The Industrial Technology Research Institute (ITRI) of Taiwan is coming out with something that may keep you from being consumed in a fireball.
The organization has developed an internal component for lithium-ion batteries called Stoba that shuts down the battery once the internal temperature passes a critical threshold, which in turn prevents a thermal runaway reaction (i.e., a fire) from occurring.
"It is just like a thermal fuse in a battery," said Dr. Alex Peng, the deputy general director at ITRI, who was in California this week. "It is a new mechanism to ensure the battery is safer."
Notebooks and cell phones equipped with Stoba-equipped batteries may come out in the first quarter of next year. The group is now working on tweaking the technology for batteries for electric cars and plug-in hybrids.
Stoba essentially is a temperature-sensitive film that goes from being a Swiss cheese to a barrier. Under normal conditions, a standard lithium-ion cobalt battery may operate at 50 degrees Celsius. At that temperature, Stoba is porous, allowing lithium ions to pass freely.
If, however, an internal short exists, the temperature in a battery can climb rapidly. At 130 degrees Celsius, the material degrades, the pores close and lithium ions no longer freely sling shot inside the cell. The change in the film is irreversible – the battery won't work again – but at least no fire occurred.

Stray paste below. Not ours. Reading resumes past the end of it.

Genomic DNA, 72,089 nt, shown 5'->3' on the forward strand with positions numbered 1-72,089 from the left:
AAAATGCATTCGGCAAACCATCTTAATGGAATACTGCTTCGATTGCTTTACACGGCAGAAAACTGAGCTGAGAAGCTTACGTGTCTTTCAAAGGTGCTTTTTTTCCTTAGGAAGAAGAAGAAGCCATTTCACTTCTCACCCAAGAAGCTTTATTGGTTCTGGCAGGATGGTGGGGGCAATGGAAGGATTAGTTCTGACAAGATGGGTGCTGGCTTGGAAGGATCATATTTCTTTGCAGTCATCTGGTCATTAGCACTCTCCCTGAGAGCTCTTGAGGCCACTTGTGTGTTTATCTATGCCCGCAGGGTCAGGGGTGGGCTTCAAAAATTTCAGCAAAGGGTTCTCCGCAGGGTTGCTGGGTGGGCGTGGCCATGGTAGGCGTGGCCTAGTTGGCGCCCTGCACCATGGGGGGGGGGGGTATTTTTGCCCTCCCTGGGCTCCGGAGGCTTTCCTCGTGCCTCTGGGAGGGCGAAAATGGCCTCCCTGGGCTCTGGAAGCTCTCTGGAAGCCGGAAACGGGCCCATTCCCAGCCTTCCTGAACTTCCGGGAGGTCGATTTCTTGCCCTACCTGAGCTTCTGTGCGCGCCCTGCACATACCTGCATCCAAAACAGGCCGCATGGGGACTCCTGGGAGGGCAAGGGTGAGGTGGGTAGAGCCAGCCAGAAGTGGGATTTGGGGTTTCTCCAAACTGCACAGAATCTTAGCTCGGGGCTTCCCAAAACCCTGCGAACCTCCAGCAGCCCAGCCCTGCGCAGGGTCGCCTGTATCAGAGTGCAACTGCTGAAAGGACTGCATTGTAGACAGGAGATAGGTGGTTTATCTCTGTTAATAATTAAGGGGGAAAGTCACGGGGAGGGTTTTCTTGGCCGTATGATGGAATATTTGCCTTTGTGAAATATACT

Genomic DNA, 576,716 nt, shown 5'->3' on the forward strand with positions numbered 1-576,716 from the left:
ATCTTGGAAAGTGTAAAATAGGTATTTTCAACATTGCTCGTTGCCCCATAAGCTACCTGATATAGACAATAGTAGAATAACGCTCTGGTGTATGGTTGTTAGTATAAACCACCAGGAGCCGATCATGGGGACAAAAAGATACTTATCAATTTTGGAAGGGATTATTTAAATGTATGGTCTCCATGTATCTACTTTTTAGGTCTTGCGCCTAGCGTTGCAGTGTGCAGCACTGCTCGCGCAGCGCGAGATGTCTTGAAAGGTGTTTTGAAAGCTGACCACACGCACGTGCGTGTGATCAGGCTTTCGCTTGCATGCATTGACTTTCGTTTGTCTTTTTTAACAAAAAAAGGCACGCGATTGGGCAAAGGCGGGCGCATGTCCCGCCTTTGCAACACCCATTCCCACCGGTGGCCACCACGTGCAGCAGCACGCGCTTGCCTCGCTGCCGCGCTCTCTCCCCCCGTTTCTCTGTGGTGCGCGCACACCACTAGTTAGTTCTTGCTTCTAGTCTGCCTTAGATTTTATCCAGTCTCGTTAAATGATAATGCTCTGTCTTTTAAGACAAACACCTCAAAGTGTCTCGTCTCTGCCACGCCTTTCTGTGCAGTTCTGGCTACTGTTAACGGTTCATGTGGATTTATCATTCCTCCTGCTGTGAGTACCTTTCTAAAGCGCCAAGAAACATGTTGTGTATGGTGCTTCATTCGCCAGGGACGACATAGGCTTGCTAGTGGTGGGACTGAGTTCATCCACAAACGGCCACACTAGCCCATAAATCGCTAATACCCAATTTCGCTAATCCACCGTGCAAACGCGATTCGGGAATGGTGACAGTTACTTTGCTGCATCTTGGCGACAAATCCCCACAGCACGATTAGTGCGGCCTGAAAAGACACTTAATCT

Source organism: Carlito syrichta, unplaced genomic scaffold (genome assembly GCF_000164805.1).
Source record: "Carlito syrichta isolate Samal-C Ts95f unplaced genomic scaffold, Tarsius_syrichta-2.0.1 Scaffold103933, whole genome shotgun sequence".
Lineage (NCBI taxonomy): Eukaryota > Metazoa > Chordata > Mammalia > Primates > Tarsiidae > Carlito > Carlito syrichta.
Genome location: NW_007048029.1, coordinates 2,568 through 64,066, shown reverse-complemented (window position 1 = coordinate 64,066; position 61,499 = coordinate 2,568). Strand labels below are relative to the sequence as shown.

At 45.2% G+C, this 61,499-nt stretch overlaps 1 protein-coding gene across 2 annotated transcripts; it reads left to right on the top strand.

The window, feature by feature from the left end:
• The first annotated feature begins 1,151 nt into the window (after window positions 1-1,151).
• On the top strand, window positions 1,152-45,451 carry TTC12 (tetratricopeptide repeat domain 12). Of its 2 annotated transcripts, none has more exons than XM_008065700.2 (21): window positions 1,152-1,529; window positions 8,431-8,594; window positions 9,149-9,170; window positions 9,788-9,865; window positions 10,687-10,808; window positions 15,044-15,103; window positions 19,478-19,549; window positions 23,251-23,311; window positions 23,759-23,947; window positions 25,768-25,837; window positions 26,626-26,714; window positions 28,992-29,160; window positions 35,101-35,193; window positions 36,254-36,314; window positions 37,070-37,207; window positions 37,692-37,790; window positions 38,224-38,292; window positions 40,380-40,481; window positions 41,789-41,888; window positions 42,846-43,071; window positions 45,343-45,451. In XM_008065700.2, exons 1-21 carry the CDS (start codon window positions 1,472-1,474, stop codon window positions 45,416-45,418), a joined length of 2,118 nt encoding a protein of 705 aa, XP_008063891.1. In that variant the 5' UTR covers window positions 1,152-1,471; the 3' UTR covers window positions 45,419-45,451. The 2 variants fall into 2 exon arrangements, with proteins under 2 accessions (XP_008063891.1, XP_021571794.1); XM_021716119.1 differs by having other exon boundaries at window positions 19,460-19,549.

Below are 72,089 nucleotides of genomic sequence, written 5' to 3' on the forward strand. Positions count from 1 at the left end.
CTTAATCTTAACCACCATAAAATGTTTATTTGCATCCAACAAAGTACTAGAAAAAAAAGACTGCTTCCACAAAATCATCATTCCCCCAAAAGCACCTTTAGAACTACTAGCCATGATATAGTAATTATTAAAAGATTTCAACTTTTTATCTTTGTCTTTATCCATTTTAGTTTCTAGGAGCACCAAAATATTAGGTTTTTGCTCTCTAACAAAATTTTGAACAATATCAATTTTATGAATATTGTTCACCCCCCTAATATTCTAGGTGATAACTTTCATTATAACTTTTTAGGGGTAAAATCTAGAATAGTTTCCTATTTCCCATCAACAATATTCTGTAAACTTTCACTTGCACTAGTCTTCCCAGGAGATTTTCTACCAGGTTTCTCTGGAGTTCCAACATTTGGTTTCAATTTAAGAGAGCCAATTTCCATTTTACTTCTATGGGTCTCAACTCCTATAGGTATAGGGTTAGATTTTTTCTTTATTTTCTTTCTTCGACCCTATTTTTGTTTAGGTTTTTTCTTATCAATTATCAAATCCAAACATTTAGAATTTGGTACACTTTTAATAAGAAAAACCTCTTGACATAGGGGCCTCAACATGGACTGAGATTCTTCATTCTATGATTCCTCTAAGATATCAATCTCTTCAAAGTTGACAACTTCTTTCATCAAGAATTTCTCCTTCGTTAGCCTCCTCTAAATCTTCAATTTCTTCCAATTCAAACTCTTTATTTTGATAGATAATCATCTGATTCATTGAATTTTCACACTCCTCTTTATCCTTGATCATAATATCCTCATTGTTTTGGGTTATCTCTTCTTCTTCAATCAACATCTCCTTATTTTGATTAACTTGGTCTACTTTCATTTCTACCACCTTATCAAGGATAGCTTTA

The technology in a sense is a counterpart to the work conducted by Tesla Motors in developing its battery pack. Tesla builds its batteries out of standard lithium cobalt cells, but wires them, and arranges them, in such a way that they can be isolated from each other in the event of a thermal reaction.
The initial target market lay in lithium-cobalt batteries, where the problems with lithium batteries have occurred. The film reduces power by 1 percent or so, so consumers don't notice he said.
The car market will come later. Most car manufacturers are looking at lithium phosphate and, more often, lithium-manganese batteries. The potential for runaway thermal reactions with these batteries exists, but remains lowers, although lithium-phosphate batteries also have a lower power density as a result.
The slight reduction in power caused by the film will also have to be fixed. Conceivably, if ITRI could fix the problem, auto makers could adopt lithium cobalts. Tesla, so far, is the only manufacturer to adopt lithium-cobalt batteries and it is already examining other chemistries. Others such as Nissan have adopted different chemistries (lithium polymer for Nissan) or said privately that they won't adopt cobalt.
"We need to modify it to minimize the power effect," he said.